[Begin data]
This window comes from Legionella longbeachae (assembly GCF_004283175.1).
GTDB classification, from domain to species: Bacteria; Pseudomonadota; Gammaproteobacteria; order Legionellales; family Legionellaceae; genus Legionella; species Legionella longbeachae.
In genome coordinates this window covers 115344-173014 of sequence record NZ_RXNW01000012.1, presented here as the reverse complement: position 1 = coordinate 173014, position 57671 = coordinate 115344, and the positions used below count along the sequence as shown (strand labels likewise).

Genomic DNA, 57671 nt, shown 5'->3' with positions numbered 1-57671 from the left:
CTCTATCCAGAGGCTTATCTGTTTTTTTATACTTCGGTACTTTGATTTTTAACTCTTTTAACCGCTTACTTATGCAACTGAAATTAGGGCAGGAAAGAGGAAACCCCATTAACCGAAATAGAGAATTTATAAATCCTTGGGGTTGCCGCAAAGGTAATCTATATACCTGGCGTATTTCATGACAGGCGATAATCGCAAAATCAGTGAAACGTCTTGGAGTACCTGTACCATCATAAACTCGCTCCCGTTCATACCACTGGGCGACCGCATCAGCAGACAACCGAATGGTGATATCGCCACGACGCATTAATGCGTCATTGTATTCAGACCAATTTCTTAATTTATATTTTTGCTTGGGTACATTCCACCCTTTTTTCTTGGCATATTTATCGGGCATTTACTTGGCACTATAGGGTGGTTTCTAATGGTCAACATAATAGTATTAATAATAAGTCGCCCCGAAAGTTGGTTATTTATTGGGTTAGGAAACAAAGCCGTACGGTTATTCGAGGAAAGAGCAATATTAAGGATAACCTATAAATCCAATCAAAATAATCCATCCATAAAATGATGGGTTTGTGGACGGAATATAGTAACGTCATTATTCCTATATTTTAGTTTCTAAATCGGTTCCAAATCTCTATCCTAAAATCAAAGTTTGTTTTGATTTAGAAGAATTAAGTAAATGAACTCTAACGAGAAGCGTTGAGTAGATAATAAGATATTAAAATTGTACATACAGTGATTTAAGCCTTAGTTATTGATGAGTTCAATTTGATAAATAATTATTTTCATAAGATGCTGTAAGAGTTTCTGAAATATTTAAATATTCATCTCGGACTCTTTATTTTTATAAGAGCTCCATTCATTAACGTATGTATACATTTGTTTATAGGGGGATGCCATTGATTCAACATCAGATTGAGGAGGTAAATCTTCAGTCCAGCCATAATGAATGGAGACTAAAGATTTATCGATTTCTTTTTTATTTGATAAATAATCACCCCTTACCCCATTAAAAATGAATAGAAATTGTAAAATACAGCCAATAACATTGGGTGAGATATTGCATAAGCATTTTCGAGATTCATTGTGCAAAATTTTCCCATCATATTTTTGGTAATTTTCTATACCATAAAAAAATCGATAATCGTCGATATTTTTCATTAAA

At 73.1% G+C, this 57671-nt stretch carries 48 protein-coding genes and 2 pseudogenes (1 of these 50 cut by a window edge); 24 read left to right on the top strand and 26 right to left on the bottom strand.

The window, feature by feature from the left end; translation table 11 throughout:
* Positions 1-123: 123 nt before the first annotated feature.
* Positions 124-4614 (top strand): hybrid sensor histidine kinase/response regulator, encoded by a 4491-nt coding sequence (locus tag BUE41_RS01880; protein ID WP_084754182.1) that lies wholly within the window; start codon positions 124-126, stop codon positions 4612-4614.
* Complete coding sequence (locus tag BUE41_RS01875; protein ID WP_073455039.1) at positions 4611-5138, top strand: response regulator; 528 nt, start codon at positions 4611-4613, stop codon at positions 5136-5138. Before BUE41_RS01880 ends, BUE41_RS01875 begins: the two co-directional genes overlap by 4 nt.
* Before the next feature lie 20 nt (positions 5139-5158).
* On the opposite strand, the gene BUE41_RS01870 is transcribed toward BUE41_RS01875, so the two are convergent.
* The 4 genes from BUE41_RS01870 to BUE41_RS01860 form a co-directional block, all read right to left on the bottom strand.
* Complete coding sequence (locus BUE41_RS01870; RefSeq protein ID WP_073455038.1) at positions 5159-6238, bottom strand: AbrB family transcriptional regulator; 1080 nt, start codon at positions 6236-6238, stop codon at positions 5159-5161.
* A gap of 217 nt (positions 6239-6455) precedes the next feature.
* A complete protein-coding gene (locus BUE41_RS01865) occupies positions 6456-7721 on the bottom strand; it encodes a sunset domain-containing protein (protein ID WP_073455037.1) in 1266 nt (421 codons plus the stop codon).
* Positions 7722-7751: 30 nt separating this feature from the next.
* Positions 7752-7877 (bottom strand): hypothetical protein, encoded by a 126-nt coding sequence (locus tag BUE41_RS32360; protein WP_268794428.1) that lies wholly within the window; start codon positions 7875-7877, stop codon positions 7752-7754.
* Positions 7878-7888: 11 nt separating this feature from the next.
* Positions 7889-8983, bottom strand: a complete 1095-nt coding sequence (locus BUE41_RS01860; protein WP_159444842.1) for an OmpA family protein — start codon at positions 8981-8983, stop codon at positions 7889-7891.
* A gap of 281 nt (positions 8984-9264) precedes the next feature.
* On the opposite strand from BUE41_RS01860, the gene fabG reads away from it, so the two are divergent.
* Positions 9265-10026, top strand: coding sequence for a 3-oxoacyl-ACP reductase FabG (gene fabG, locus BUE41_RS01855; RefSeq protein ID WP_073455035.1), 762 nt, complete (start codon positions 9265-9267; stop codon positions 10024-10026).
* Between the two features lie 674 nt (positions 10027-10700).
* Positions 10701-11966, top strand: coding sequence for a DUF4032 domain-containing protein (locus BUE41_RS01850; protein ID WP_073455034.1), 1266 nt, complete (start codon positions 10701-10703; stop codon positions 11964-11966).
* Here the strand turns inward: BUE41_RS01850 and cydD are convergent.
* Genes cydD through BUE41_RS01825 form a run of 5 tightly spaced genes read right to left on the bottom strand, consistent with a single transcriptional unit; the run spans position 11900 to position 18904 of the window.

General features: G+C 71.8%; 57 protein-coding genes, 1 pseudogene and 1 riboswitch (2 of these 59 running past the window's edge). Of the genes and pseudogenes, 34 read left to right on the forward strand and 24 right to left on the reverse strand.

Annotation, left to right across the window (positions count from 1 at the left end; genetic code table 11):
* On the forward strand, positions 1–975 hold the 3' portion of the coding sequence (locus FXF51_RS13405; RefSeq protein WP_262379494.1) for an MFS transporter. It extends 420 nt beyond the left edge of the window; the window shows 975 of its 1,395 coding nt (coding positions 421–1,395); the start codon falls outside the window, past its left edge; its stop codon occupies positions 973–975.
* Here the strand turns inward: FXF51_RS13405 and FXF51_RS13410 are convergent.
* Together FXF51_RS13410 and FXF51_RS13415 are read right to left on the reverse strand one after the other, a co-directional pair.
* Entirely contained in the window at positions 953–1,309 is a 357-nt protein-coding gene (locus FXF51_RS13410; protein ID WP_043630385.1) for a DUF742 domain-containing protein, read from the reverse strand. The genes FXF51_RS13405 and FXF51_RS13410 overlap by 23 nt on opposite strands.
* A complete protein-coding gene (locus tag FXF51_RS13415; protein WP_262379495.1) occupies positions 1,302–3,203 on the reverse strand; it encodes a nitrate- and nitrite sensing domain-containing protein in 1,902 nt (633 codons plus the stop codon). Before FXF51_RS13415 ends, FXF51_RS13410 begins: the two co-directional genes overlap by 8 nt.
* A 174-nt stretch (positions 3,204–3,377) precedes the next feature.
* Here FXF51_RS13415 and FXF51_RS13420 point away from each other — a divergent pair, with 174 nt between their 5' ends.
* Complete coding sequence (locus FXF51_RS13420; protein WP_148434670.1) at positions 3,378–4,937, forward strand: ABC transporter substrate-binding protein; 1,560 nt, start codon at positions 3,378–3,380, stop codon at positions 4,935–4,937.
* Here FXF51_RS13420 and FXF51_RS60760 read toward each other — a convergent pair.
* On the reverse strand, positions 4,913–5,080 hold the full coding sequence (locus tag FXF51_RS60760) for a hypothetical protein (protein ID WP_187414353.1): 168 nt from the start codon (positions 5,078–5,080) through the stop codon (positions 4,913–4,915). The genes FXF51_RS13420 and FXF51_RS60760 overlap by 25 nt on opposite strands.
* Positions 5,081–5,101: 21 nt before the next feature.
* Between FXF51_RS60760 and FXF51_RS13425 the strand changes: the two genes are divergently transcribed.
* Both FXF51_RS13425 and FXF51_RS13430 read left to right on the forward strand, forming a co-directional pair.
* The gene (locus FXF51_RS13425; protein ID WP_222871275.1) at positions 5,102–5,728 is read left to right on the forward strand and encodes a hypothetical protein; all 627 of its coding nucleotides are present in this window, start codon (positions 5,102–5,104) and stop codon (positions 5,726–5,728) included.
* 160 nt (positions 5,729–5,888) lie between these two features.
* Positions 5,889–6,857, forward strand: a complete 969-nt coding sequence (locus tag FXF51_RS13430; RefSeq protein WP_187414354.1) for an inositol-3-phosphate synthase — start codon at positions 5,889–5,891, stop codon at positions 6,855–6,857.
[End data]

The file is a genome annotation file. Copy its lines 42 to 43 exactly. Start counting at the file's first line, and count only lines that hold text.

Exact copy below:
* Both FXF51_RS13425 and FXF51_RS13430 read left to right on the forward strand, forming a co-directional pair.
* The gene (locus FXF51_RS13425; protein ID WP_222871275.1) at positions 5,102–5,728 is read left to right on the forward strand and encodes a hypothetical protein; all 627 of its coding nucleotides are present in this window, start codon (positions 5,102–5,104) and stop codon (positions 5,726–5,728) included.